listener about the topic to come, face the person, be sure lighting is sufficient - elders
need 3 times more light than you and I do, do not change topics abruptly. Complete one
idea at a time.
<Stephanie> So, to give instructions. Is it better to say "What is this" rather than saying"
Could you tell me what this is?"
<Rosemary Lubinski> I would try to avoid too much confrontation naming - try to make
your therapy more natural - it can flow from a good conversation that you manipulate
<Stephanie> so we should maintain one topic each session? I think that coming up
with an appropriate topic and talk for 20-30 min is challenging.
<Stephanie> especially for the lower functioning clients
<Anonymous8745> Hello. I do not work with the elderly, but I am very interested in this
<Robin> glad you could join us 8745
<Rosemary Lubinski> I think elders are sometimes taken back, perhaps even
insulted, when therapy is too teaching like - dogmatic - what is this, name this. etc.
Try to make a conversation with your client that allows him or her to express ideas,
wants, knowedge, etc. Use a memory book or pictures that reflect on the person's history and family.
<Rosemary Lubinski> Capitalize on what the person did for a living, special interests
or abilities. I also talk about the decades when the individual was younger.
<Rosemary Lubinski> These are good memory joggers and many elders will be able
to retrieve words and apply their abilities to these topics.
<Stephanie> I understand this. My client used to be a truck driver, but he appeared to
be very confused at times. He could not recognize his family pictures either.
<Rosemary Lubinski> You need to be sure that you know the family members names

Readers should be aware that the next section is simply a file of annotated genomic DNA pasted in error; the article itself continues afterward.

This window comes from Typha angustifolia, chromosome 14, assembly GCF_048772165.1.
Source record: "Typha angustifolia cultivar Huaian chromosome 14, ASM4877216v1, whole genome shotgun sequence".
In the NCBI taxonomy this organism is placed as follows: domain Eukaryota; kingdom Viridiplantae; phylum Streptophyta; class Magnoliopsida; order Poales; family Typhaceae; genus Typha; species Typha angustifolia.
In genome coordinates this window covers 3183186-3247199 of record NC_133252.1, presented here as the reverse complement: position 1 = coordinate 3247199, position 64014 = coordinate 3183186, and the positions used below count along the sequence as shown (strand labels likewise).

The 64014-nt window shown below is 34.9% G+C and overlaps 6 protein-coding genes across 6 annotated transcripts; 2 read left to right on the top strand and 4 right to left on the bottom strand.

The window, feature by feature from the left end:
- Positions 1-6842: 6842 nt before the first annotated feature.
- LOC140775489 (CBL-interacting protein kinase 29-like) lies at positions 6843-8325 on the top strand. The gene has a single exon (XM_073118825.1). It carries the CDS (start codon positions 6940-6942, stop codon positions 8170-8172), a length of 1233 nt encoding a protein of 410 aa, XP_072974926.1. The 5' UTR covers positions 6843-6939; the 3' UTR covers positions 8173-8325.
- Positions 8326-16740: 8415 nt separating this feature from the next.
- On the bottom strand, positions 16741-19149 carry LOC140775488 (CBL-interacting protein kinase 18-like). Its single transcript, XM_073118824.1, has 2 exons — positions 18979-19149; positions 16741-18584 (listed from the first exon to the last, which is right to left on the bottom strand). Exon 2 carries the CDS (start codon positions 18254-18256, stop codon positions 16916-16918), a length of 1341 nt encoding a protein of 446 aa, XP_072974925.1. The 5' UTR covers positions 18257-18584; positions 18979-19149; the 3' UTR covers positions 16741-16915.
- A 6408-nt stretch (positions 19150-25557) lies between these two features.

before you use pictures or memory books that have family members in them.
<Rosemary Lubinski> Otherwise, you must rely on the person's word finding skills to
inform you. You need to plant or manipulate the conversation carefully.
<Rosemary Lubinski> Your goal is to bring out or enhance the existing skills to the
highest ability possible.
<Rosemary Lubinski> You might try bringing in some of your family pix and showing them
and naming the persons. Personally, I think memories about the person are more
significant than forcing the person to say a name,.
<Stephanie> But is it degrading to ask "Is XX your son's name?"
<Stephanie> I see. Could you give an example of what I may say using his family member's name?
<Rosemary Lubinski> For example, tell a short story about your father in a pix and then
look at a pix of the client's. Encourage him to tell you something about the pix - does
not have to be the name. Some memory or experience- too much focus on word finding will make the
person more self conscious of his difficulties. Focus on a goal to get meaning across
rather than specific words.
<Stephanie> Sounds like great ideas. Thank you so much.
<Adrienne FSU> My pt has the opposite problem- all he talks about is himself! In
group therapy, we are trying to get him to ask other people questions...
<Adrienne FSU> he doesn't have the turn-taking and pragmatic skills for a functional
<Rosemary Lubinski> Adrienne - are you sure that this is a suitable client for therapy?
What are his auditory comprehension skills like?
<Rosemary Lubinski> Are there any spontaneous comments?
<Adrienne FSU> he has great auditory comprehension
<Adrienne FSU> he is high functioning, left CVA
<Adrienne FSU> he was previously a professor and discovered that neurons
<Adrienne FSU> he tells me he has always been "pretentious" and now he realizes he
can't talk to the "less intelligent" people at his assisted living facility
<Rosemary Lubinski> Before I leave, if any of you would like to contact me at the U of
Buffalo, please feel free to do so through email - email@example.com
<Rosemary Lubinski> What other questions or comments do you folks have?
<Robin> Any more questions regarding clients or therapy ideas?
<Stephanie> Thank you very much, Dr. Lubinsky, that was very helpful.
<Amelia> thank you, I enjoyed the discussion.
<Rosemary Lubinski> I hope that each of you will avail yourselves of some practicum
experience with elders - home care, nursing home or hospitals - it is really vip.
<Adrienne FSU> Thanks for coming on tonight!
<Rosemary Lubinski> It has been fun. Good luck to you all in your professional careers.
<Stephanie> Thank you.
<Robin> Thank you Dr. Lubinski
<Robin> We appreciate you taking the time to join us tonight!
<Rosemary Lubinski> Robin - this has been great - hope you ask me again
<Robin> We will definitely ask you to join us again!